You may wonder here: why not just edit the thing if I know what’s wrong?

Phone manufacturers, alas, did not design their devices for easy editing. Yes, I could grab the right selections, cut/paste, rewrite, insert, reorder—but given how much of this is about efficiency, I want to stay in that writing flow, and especially with that limited screen, it’s simply more efficient to wait until I’m back on a computer. I even leave in some autocorrect errors, as long as I know they’ll not be super confusing later. I’m going to go over every word later anyway, and I type faster on a keyboard.

On that note, I’ve also found it beneficial to switch media between drafting and editing. I think it’s analogous, though not identical, to what happens when you print things out: shifting the setting makes the issues stand out more clearly. And, since I’m now in the habit of mentally turning over stories even when I’m not in front of a word processor, I’m also better prepared to edit later.

It probably goes without saying, but I recommend using a text editor that saves to the cloud, in a fairly universal format (staring at you, Apple Pages). I do sometimes still draft on my computer, these days almost exclusively on Notepad++ (if it’s something with chapters, I just save each one as its own file, and plop into Scrivener when I’m ready to edit).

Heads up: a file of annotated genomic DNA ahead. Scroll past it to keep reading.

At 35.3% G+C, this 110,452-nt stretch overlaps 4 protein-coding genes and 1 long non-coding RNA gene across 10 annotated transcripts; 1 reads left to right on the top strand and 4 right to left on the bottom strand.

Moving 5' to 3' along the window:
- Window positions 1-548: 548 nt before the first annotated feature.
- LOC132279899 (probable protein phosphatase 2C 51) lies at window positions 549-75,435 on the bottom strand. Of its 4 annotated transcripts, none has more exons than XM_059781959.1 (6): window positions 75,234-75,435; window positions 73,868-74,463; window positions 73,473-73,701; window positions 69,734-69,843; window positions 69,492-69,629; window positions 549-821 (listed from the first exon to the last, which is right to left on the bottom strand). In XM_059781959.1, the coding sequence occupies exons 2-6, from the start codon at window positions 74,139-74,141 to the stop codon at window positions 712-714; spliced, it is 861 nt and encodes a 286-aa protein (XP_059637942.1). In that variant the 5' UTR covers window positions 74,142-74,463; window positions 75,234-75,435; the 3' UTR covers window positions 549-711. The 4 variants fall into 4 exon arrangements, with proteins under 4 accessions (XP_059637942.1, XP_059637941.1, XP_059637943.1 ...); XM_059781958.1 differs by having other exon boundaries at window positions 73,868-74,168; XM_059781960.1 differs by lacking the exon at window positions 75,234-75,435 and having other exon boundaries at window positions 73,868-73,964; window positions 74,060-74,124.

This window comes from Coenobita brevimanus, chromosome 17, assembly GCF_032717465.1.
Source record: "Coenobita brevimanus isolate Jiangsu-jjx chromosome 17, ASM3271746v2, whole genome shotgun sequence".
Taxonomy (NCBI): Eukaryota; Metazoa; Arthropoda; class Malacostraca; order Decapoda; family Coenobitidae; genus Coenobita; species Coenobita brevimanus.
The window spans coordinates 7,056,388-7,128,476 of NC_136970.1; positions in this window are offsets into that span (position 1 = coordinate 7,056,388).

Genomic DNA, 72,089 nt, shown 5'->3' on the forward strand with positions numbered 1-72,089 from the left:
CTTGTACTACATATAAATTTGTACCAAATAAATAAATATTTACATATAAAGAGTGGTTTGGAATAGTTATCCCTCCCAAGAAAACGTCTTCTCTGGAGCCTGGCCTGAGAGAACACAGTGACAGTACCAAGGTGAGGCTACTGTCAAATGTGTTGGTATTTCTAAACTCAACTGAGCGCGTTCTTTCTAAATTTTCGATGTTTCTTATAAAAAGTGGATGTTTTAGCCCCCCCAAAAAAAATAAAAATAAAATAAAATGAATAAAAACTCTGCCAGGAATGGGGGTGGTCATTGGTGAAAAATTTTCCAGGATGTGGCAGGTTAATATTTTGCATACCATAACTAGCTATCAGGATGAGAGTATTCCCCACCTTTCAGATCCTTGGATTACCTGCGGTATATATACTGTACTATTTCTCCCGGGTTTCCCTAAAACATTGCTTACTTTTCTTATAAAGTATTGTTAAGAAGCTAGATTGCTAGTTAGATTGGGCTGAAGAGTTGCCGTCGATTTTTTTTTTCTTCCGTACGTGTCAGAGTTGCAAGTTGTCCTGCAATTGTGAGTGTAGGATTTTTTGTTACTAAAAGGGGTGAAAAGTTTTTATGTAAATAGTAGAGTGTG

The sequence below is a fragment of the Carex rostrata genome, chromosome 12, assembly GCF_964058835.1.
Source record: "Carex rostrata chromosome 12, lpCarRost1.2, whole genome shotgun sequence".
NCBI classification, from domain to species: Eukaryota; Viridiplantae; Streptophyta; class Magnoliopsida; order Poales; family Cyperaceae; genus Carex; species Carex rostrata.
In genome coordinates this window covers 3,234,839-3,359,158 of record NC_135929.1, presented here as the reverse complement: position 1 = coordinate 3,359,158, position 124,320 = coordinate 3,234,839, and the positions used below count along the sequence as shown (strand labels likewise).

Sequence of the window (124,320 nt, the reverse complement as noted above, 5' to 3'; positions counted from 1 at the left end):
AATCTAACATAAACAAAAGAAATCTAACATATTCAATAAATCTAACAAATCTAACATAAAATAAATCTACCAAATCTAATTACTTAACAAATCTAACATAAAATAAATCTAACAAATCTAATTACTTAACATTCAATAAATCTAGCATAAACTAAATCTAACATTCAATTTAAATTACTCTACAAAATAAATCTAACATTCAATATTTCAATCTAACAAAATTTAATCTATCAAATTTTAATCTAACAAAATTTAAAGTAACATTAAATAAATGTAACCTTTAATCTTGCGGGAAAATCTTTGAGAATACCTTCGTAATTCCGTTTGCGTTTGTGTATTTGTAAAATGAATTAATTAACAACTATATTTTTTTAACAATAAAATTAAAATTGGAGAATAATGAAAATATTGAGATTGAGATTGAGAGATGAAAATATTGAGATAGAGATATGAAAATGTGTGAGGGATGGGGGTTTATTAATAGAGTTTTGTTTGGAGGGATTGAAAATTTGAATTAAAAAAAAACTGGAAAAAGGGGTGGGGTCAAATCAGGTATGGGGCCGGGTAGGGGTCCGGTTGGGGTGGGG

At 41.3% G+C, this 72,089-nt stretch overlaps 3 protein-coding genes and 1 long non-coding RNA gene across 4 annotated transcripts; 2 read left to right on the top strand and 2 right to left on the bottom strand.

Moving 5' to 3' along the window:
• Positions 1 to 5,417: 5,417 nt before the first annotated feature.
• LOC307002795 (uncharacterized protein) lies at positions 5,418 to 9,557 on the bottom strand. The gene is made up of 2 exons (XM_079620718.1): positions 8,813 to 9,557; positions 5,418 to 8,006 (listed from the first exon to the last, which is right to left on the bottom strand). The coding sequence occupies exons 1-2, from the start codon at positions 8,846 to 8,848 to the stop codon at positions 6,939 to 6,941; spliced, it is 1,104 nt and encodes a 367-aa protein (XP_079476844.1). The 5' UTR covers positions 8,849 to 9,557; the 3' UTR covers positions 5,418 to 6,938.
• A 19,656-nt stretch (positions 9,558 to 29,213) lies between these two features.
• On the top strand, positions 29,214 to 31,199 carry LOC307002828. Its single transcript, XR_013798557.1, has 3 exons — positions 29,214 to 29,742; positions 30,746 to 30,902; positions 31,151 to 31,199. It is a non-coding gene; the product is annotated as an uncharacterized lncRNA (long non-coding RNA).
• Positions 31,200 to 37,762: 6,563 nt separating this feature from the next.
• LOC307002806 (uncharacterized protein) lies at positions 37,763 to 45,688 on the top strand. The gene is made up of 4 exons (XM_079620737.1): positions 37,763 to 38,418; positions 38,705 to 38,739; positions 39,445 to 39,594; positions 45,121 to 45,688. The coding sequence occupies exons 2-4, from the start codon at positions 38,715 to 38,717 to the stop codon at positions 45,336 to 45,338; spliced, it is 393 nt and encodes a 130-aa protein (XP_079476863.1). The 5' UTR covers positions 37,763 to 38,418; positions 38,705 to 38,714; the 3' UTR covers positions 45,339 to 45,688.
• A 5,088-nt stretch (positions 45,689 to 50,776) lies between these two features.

I won’t get into detail here, but as with all things, consider your health: take frequent breaks, adjust to a comfortable position, etc. I use a swipe keyboard because it’s less stressful on my fingers, although it does require being a good speller.

Fundamentally, writing on my phone has required me to adapt to suboptimal conditions. Stories end up compressed when I’m too distracted to hone in on details, or repetitive, as I think of better ways to communicate something, and put those down, so I can delete the extra later. But between working a desk job, being out a lot, and having an increasingly creaky body, it’s not realistic for me to expect I’ll have as much, if any, drafting time at home. I need to save that precious computer time for editing.

A process that works great at home may not be enough to compensate for the challenges of phone-based writing. I’ve trained myself to have a clear plan of what’s coming in my head, be prepared with what I want to write before committing to virtual paper, and accept that aspects of my drafting process will simply be different. But, always, that’s better than not writing at all.

Priya ChandPriya Chand majored in neuroscience and minored in art. She uses the latter at her day job in analytics and the former to write science fiction. She has work published in Clarkesworld and Analog, among others, and previously edited nonfiction for Reckoning 7. Find her online at